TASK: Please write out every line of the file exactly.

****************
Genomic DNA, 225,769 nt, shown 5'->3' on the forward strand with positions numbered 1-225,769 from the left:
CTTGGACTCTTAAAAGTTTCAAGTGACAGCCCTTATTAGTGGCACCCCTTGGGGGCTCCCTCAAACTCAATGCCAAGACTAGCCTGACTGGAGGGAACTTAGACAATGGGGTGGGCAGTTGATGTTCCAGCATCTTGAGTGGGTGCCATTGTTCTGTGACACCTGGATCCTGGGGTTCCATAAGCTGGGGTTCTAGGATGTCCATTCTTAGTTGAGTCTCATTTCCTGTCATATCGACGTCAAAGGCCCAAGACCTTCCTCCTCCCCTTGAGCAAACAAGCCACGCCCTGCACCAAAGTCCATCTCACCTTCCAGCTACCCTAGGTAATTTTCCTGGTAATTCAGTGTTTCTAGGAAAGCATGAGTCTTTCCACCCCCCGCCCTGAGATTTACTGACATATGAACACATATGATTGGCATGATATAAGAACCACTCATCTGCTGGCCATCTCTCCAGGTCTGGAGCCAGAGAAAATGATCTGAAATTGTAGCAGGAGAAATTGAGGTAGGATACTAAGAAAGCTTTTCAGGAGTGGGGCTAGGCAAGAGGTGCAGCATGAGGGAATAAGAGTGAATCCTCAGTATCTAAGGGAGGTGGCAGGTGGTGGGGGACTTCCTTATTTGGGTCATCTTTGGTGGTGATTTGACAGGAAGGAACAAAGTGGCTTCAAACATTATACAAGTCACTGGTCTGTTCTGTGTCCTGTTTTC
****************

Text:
Genomic DNA, 225,769 nt, shown 5'->3' on the forward strand with positions numbered 1-225,769 from the left:
CTTGGACTCTTAAAAGTTTCAAGTGACAGCCCTTATTAGTGGCACCCCTTGGGGGCTCCCTCAAACTCAATGCCAAGACTAGCCTGACTGGAGGGAACTTAGACAATGGGGTGGGCAGTTGATGTTCCAGCATCTTGAGTGGGTGCCATTGTTCTGTGACACCTGGATCCTGGGGTTCCATAAGCTGGGGTTCTAGGATGTCCATTCTTAGTTGAGTCTCATTTCCTGTCATATCGACGTCAAAGGCCCAAGACCTTCCTCCTCCCCTTGAGCAAACAAGCCACGCCCTGCACCAAAGTCCATCTCACCTTCCAGCTACCCTAGGTAATTTTCCTGGTAATTCAGTGTTTCTAGGAAAGCATGAGTCTTTCCACCCCCCGCCCTGAGATTTACTGACATATGAACACATATGATTGGCATGATATAAGAACCACTCATCTGCTGGCCATCTCTCCAGGTCTGGAGCCAGAGAAAATGATCTGAAATTGTAGCAGGAGAAATTGAGGTAGGATACTAAGAAAGCTTTTCAGGAGTGGGGCTAGGCAAGAGGTGCAGCATGAGGGAATAAGAGTGAATCCTCAGTATCTAAGGGAGGTGGCAGGTGGTGGGGGACTTCCTTATTTGGGTCATCTTTGGTGGTGATTTGACAGGAAGGAACAAAGTGGCTTCAAACATTATACAAGTCACTGGTCTGTTCTGTGTCCTGTTTTC